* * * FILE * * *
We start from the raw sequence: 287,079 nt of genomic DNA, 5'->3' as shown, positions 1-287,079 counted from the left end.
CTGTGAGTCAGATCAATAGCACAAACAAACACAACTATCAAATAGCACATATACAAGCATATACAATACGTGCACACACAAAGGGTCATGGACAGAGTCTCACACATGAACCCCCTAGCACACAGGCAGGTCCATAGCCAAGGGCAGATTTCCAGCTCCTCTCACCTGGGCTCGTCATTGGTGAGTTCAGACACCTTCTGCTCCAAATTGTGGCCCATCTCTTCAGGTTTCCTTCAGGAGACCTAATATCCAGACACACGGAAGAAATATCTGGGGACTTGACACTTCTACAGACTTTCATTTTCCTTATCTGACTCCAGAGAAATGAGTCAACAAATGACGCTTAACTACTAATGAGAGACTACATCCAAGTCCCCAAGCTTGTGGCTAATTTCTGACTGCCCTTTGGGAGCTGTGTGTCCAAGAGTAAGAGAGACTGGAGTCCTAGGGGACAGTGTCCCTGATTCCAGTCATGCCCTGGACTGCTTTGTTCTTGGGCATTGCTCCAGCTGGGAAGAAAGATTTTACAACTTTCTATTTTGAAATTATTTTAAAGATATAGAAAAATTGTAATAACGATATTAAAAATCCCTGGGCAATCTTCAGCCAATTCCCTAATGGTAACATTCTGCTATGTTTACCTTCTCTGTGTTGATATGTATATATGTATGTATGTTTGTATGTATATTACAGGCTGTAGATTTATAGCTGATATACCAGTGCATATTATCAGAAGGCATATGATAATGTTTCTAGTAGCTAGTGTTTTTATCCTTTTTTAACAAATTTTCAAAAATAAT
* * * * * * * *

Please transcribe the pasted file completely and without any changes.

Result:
We start from the raw sequence: 287,079 nt of genomic DNA, 5'->3' as shown, positions 1-287,079 counted from the left end.
CTGTGAGTCAGATCAATAGCACAAACAAACACAACTATCAAATAGCACATATACAAGCATATACAATACGTGCACACACAAAGGGTCATGGACAGAGTCTCACACATGAACCCCCTAGCACACAGGCAGGTCCATAGCCAAGGGCAGATTTCCAGCTCCTCTCACCTGGGCTCGTCATTGGTGAGTTCAGACACCTTCTGCTCCAAATTGTGGCCCATCTCTTCAGGTTTCCTTCAGGAGACCTAATATCCAGACACACGGAAGAAATATCTGGGGACTTGACACTTCTACAGACTTTCATTTTCCTTATCTGACTCCAGAGAAATGAGTCAACAAATGACGCTTAACTACTAATGAGAGACTACATCCAAGTCCCCAAGCTTGTGGCTAATTTCTGACTGCCCTTTGGGAGCTGTGTGTCCAAGAGTAAGAGAGACTGGAGTCCTAGGGGACAGTGTCCCTGATTCCAGTCATGCCCTGGACTGCTTTGTTCTTGGGCATTGCTCCAGCTGGGAAGAAAGATTTTACAACTTTCTATTTTGAAATTATTTTAAAGATATAGAAAAATTGTAATAACGATATTAAAAATCCCTGGGCAATCTTCAGCCAATTCCCTAATGGTAACATTCTGCTATGTTTACCTTCTCTGTGTTGATATGTATATATGTATGTATGTTTGTATGTATATTACAGGCTGTAGATTTATAGCTGATATACCAGTGCATATTATCAGAAGGCATATGATAATGTTTCTAGTAGCTAGTGTTTTTATCCTTTTTTAACAAATTTTCAAAAATAAT